In 1955, Mr. Mantell was serving coffee in his father’s diner when he spotted a table of reporters from the Brandon Sun having lunch. He criticized a story one of them had written, and the defensive reporter said: “Oh yeah, Mantell? Why don’t you give it a try?”

He did, at least for a while. He became a reporter at the paper before being promoted to a daily columnist. But he was fired a few years later for suggesting a Crown prosecutor “coached” a witness. That might not have been enough to justify a firing at most papers, but his publisher and the prosecutor were both high-ranking members of the province’s governing Conservative Party.

A tip then led him to the Ottawa Journal, with his wife, Kitty, and daughter Alexis in tow.

“At the Journal, he covered the kind of stories he loved,” Ms. Mantell wrote in an obituary published in her own paper. “Crashes, bridge collapses and anything with human drama.”

One of his favourite stories was about a fire at the Beacon Hotel. Other reporters were trying to get pictures of firemen and flames, but he spotted a man working his way down a ladder away from all the action. He interviewed the man as soon as his feet touched the ground, but the escapee dropped dead in front of him before he could get his name.

“No name meant no story,” Ms. Mantell wrote. “Art dug into a pocket and found the man’s wallet and ID, a trick not taught in journalism school. His first editor said he had crossed the line; colleagues considered the story to be in bad taste. But they ran it on the front page.”

But with a growing family and a sizable piece of land outside the city to maintain, Mr. Mantell made the move most Ottawa-based journalists spend time considering – he quit the newspaper and took a media relations job with a government agency (in this case, the National Research Council).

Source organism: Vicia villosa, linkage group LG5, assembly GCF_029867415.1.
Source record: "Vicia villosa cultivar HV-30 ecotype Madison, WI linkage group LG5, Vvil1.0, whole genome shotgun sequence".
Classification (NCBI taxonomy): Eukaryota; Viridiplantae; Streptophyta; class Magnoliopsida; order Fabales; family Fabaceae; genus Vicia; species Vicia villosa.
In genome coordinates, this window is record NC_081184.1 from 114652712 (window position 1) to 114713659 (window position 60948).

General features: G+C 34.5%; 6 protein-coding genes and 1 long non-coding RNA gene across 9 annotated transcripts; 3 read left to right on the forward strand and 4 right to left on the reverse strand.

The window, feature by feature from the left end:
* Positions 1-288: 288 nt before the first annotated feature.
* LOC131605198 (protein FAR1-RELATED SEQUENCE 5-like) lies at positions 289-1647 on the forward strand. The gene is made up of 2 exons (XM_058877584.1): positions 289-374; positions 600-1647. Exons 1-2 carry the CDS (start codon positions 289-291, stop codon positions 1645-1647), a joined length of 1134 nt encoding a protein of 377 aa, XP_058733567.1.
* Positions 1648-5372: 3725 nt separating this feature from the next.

He spent five years being “terminally bored,” and in 1973 decided to invest $2,000 with his wife to start The Low Down To Hull And Back, the name a regional pun that made him laugh out loud when it first came to mind. Low and Hull (now Gatineau) are communities in the paper’s coverage area.

Every edition features “The Worst Joke of the Week.” A recent one: “Auctions speak louder than words because of the auction-ears.”

He may have had a wicked sense of humour, but he also spent a lot of time arguing with the people he met every day.

“I basically became the arbiter of his arguments,” says Martti Lahtinen, a former Ottawa Citizen editor who served as editor of the Low Down for three years. “He was a curmudgeon of the first order and he was cantankerous, but we took him as he was.”

The paper still turns a profit, but like most is finding it increasingly difficult to convince advertisers to spend money in its pages.

If the day comes that the paper does fold, a piece of it will always remain in Wakefield. And not metaphorically – one day Ms. Mantell saw workers laying a new sidewalk in front of the newspaper office and had them bury the negatives from the 1998 language inspection to ensure the government never gets hold of them.

“The whole thing was just so funny,” she says. “There was just no way he was ever going to surrender those negatives.”